Dandasana or Staff Pose is a seated pose which is the foundation for all seated forward bends and seated twists. It looks like an easy pose to practice but I remember as a beginning yoga practitioner that this posture was not at all effortless for me – it can be quite the work out to sit in Dandasana for a while. Experiment with me and let’s take a closer look at Dandasana.
(Note: If you have tight hamstrings and you cannot sit without slouching in your lower back, sit on a few folded blankets until your whole spine is upright)
- Sit on your yoga mat and stretch your legs out in front of you. Bring and keep your legs together and straighten them.
- The center of your heel touches the floor and have your toes spread and pointing upward.
- Place your palms (or cup your fingers) onto the floor just behind your hips and let your fingers face toward the front of your mat. If your arms are too short for this, place blocks under your hand (see above photo). On the other hand if your arms are too long, move your hands further back behind you.
- Have your shoulders just above your hips (not leaning forward or backward). Also let your chin be parallel to the floor and your ears be in line with your shoulders.
- Straighten your arms.
- Press the tops of your thighs and your palms (or fingertips) down onto the floor to lift the spine up and lengthen the sides of your torso.
- Roll your shoulders back and relax them downward.
- Hold this pose for a few breaths before relaxing or proceeding to the next seated pose
Work in the pose for good alignment:
- Extend through the inner legs and feet, so press your big toe mound and inner heel forward. At the same time pull the pinkie toe mounds back so that the balls of the feet press forward evenly.
- Pull the tops of the thighs back toward the hips and ground the tops of the thighs down to the floor. Try to get as much of the back of your thigh onto the floor as you can. This grounding down will help you lift up through the spine. Your torso will be tall.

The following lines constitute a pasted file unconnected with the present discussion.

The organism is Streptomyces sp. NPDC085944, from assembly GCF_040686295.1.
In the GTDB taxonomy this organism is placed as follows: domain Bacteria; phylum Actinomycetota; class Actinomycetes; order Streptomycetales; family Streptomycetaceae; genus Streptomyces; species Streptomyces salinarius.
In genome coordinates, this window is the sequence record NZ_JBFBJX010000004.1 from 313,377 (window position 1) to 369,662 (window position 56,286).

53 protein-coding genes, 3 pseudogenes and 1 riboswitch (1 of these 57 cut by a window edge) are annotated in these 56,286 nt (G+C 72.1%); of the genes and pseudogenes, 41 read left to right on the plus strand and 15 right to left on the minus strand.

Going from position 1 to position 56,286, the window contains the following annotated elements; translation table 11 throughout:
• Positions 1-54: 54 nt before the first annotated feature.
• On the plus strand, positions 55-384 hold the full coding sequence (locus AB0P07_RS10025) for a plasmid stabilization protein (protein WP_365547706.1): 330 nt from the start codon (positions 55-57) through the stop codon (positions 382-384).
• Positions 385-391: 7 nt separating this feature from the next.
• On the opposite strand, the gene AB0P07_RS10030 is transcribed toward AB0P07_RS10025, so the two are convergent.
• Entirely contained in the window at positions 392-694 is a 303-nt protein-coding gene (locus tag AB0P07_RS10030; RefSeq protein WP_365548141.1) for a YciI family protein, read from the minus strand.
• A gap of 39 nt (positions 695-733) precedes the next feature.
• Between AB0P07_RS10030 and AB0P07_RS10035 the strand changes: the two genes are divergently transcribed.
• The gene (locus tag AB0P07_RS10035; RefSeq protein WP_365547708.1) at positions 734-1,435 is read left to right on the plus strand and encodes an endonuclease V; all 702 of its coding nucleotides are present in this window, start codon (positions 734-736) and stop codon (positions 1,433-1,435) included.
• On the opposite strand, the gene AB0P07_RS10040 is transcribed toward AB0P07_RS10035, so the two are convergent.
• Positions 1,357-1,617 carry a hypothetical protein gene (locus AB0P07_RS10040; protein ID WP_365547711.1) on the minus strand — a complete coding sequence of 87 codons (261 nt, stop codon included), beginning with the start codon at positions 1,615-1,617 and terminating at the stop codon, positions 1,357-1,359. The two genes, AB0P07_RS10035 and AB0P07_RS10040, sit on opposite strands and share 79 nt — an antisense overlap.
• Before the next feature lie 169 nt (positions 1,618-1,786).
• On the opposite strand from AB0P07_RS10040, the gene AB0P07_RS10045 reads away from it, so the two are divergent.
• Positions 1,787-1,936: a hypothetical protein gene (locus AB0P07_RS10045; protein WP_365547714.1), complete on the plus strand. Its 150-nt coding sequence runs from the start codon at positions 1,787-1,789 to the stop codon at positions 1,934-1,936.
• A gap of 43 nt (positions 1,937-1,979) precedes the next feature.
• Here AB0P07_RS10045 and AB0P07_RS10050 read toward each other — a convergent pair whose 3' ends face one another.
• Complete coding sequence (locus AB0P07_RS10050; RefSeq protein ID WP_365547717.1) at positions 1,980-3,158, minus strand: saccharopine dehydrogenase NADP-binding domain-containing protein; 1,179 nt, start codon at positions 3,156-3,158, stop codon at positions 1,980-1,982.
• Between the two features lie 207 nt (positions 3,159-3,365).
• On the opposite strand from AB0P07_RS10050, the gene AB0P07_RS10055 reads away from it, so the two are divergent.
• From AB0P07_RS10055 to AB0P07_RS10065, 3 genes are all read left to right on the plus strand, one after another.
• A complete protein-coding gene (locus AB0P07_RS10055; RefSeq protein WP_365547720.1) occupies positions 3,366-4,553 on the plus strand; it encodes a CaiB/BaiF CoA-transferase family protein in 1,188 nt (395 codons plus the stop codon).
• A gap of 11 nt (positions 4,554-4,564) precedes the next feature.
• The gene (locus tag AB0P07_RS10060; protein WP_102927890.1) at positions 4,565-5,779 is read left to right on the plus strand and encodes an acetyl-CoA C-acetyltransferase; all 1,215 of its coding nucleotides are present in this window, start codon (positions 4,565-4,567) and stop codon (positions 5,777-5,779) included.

- Support your spine by pulling the lower abdomen in towards the front of the spine and upward
- Lift your sternum, lift your chest. Watch out that your front ribs don’t push out though, as this will cause your bottom back ribs to collapse onto your pelvis (shortening the back body). The whole circumference of your rib cage should lift up away from the floor.
- Broaden across the tops of the shoulders/ collar bones (it helps to squeeze the elbows towards each other) and let the tips of your shoulder blades move in towards the spine and press into the body (try isometrically pulling the palms/fingertips back to get this action)
Different ways to work in the pose:
Above left picture:
I’m sitting on a blanket with blocks under my palms. I trifolded another blanket and placed it under my thighs just above the knees. Now the back of the thighs have something to press into rather than just hanging in the air. So press the inner and outer thighs down to lift your spine.
Above right picture:
Sit in Dandasana with your feet pressing into the wall. This variation makes it easy to lengthen through the inner legs—all you do is press the foot, especially the big toe mound and inner heel, into the wall. Notice, if you press your heel strongly into the wall, how this straightens the knee!
Above left picture:
This variation feels quite effortless. Scootch buttocks close to the block on the floor (I placed it on its second height). This bottom block helps with pressing the sacrum into the body – avoiding possible slouching in the lower back. The second block is vertical, pressing my thoracic spine (middle back) into the body. Work the Dandasana actions.
Above right picture:
I borrowed this variation from another pose, namely Navasana/Boat Pose. Loop a long yoga strap and place it over your torso. One side of the loop goes around the tips of your shoulder blades, supporting the lift of your chest. The other side goes around the balls of your feet –tighten the strap and push the balls of your feet forward. Work the Dandasana actions.
A little extra credit: work all the actions for Dandasana, making sure you are tall through the sides of your torso. Keep that and reach the arms upward and oh boy,….what a core work-out
- Yoga, The Iyengar Way by Silva, Mira and Shyam Mehta, published by Dorling Kindersley Ltd, London, 1990
- Iyengar Yoga, The Integrated And Holistic Path To Health by T. and B. Thomas, Xlibris, USA, 2008
- The different variations and the prep work were inspired by the Iyengar classes I attend regularly
Katja Huiras is a 500 hr certified Yoga teacher who teaches alignment based yoga classes in the Lehigh Valley. In 2009 she was introduced to Iyengar Yoga and was intensely inspired by its method. Since then she regularly studies and practices with certified Iyengar Yoga teachers.